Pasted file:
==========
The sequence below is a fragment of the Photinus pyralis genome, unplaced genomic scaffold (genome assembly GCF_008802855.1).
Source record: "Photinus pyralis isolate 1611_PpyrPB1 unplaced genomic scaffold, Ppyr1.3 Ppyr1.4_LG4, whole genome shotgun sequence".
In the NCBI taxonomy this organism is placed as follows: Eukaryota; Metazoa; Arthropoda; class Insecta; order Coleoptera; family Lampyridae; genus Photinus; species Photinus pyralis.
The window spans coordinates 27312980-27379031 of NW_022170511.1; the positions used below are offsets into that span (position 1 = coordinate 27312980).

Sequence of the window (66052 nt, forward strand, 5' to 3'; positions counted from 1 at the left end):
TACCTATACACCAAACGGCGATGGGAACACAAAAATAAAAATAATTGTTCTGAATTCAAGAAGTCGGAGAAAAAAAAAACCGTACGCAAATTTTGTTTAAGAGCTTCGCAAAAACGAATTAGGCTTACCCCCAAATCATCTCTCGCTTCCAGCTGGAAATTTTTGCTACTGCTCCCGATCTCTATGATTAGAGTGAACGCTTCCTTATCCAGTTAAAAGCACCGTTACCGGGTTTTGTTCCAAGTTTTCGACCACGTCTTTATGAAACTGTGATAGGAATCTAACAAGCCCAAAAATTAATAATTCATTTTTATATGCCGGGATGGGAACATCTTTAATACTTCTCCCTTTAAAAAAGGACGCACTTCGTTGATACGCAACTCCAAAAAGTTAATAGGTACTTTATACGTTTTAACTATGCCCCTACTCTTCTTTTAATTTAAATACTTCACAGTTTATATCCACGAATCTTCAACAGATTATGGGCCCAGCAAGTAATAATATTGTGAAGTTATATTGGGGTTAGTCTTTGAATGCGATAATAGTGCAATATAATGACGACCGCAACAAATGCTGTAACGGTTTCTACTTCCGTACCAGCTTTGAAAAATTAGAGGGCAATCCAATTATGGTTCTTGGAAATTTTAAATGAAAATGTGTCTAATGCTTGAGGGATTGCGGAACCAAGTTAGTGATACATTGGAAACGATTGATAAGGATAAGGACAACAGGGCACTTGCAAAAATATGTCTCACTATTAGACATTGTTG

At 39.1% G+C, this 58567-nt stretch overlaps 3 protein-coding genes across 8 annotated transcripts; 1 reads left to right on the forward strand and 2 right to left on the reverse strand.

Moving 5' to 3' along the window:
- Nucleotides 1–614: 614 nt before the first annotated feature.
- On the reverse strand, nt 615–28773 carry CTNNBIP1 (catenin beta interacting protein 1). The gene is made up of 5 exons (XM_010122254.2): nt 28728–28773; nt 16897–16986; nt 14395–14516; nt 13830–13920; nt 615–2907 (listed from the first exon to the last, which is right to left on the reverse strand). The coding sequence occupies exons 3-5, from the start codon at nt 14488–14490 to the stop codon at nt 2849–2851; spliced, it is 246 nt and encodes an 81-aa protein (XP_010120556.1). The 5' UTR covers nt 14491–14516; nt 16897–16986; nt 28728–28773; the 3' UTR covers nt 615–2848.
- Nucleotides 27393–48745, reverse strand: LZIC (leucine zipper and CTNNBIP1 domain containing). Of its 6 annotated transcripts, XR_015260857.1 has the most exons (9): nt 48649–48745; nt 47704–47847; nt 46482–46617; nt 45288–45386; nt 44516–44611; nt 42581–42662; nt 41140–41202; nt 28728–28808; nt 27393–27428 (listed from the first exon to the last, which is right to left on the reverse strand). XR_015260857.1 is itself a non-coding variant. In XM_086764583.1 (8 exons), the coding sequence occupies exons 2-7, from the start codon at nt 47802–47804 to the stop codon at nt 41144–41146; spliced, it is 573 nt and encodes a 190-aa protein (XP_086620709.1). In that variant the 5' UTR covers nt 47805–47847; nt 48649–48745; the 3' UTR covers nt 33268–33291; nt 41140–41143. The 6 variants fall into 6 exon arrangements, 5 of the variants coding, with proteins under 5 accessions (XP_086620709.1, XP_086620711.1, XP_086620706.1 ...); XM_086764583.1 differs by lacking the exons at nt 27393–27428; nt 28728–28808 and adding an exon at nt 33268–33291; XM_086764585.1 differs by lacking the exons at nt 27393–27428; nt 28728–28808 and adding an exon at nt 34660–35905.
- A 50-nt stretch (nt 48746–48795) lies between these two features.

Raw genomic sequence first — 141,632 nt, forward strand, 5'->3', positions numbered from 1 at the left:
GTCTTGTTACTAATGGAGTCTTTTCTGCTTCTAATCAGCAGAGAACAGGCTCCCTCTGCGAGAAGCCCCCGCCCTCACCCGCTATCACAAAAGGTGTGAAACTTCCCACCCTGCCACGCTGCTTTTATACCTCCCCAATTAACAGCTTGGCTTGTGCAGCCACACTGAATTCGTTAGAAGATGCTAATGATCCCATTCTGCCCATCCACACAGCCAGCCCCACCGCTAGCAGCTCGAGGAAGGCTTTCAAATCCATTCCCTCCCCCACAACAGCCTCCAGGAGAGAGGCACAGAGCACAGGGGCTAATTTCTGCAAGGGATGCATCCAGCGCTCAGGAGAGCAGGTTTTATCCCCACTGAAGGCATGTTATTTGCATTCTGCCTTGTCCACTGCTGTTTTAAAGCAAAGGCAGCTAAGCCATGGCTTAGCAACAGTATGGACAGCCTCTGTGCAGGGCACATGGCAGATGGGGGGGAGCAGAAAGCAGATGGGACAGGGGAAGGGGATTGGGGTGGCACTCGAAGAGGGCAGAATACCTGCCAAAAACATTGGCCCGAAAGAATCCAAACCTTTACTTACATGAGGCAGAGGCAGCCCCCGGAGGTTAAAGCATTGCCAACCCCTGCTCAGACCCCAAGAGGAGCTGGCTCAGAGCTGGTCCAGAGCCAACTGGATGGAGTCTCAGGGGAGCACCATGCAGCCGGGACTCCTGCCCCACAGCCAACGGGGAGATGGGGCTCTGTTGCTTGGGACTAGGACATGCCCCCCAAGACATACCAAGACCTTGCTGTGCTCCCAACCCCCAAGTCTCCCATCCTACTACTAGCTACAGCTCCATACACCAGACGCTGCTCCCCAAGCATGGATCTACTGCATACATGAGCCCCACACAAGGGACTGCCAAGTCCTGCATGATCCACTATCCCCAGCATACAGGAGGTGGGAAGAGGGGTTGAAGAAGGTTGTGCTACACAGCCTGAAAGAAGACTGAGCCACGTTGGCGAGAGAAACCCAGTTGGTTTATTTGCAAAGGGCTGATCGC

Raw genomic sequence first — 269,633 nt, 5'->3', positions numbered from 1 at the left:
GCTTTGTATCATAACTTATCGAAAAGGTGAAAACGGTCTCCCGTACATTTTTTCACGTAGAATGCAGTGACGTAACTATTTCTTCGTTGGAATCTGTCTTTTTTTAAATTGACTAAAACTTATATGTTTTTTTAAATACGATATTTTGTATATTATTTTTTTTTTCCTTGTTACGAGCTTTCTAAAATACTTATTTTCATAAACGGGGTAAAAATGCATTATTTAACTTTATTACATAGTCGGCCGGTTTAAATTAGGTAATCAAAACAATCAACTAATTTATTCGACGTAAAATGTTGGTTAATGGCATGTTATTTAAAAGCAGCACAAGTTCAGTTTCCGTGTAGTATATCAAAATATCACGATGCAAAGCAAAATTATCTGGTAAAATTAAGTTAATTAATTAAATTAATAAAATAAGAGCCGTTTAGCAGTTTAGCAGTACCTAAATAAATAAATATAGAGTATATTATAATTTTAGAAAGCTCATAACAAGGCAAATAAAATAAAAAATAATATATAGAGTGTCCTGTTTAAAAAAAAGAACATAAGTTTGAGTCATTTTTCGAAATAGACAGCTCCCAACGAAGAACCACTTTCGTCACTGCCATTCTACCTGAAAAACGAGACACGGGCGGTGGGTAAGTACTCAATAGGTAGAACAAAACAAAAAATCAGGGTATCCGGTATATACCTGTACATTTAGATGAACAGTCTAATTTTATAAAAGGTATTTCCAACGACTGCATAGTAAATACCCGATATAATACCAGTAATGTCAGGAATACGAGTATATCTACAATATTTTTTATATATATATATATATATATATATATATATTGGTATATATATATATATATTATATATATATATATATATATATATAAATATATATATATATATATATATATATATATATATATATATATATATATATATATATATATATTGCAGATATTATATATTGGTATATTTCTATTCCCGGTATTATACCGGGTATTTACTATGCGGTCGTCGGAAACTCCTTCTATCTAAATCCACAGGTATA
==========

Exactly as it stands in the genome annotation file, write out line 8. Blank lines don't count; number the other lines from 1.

Moving 5' to 3' along the window: